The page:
Neuralink video shows human brain-computer interface user playing game of chess

Last month, Elon Musk said that one of the first human users of Neuralink’s brain-computer interface technology was able to move a mouse cursor using only their thoughts. Now, his company has posted video of a quadriplegic patient using the device to play a game of chess.

In a nine-minute livestream on X, formerly Twitter, 29-year-old Noland Arbaugh said that a diving accident had dislocated the vertebrae in his neck, leaving him paralyzed from the shoulders down for years. After receiving the Neuralink implant in January, Arbaugh said he could now easily move the chess pieces around his laptop screen, while also using the digital connection to control its music player.

“It just became intuitive for me to start imagining the cursor moving—basically it was like using The Force on the cursor,” he said. “I could… just stare somewhere on the screen and it would move where I wanted it to, which was such a wild experience.”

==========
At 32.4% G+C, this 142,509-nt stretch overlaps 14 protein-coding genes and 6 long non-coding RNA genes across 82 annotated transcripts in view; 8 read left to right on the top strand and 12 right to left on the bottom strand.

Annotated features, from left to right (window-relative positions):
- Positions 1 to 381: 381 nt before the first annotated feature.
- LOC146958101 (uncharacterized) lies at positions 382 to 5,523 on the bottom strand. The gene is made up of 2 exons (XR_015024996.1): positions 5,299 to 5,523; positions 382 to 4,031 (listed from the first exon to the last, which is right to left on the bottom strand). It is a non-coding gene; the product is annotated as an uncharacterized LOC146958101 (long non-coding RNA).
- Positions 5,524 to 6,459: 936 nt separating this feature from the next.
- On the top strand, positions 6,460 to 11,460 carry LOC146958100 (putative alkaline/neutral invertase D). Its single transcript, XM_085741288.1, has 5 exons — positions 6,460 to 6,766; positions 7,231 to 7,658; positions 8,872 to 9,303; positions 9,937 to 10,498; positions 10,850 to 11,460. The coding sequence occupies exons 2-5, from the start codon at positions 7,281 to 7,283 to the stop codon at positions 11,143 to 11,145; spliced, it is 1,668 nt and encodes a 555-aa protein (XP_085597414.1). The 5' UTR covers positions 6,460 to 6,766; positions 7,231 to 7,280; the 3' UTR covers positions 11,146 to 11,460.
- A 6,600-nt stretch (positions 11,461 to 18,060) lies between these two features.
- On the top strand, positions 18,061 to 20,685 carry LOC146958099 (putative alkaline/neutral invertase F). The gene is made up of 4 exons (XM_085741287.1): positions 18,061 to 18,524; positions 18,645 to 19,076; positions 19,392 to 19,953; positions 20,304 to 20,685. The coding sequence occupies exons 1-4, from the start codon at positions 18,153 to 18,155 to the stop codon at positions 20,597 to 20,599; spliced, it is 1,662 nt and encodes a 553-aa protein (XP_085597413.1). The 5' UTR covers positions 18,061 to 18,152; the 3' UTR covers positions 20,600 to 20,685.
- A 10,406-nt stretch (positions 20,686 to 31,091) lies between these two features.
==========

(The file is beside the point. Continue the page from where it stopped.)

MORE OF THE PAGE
Arbaugh also said he was able to use the implant to play the computer game Civilization VI for hours at a time (with breaks to recharge the implant). He added that the device isn’t perfect yet, having “run into some issues,” and that there’s more work to be done in its ongoing development. 

After rejecting a previous request, the FDA gave Neuralink the green light to begin human clinical trials last year, in the midst of a federal probe into animal testing issues, and reports that about 1,500 animals had died in Neuralink’s care during the early stages of the implant’s development. Previously described by Musk as a potential “Fitbit in your skull,” the device includes a chip that replaces a small piece of bone and is connected to the brain via a series of thin, threaded electrodes.

In the months following the regulatory go-ahead to begin recruiting human study participants, Neuralink announced it raised $280 million in venture capital funding. That series D round was led by Founders Fund, the firm co-founded by Peter Thiel, who worked alongside Musk at PayPal. Founders Fund previously joined Neuralink’s $205 million series C in 2021 and has also backed Musk’s rocket-building company SpaceX.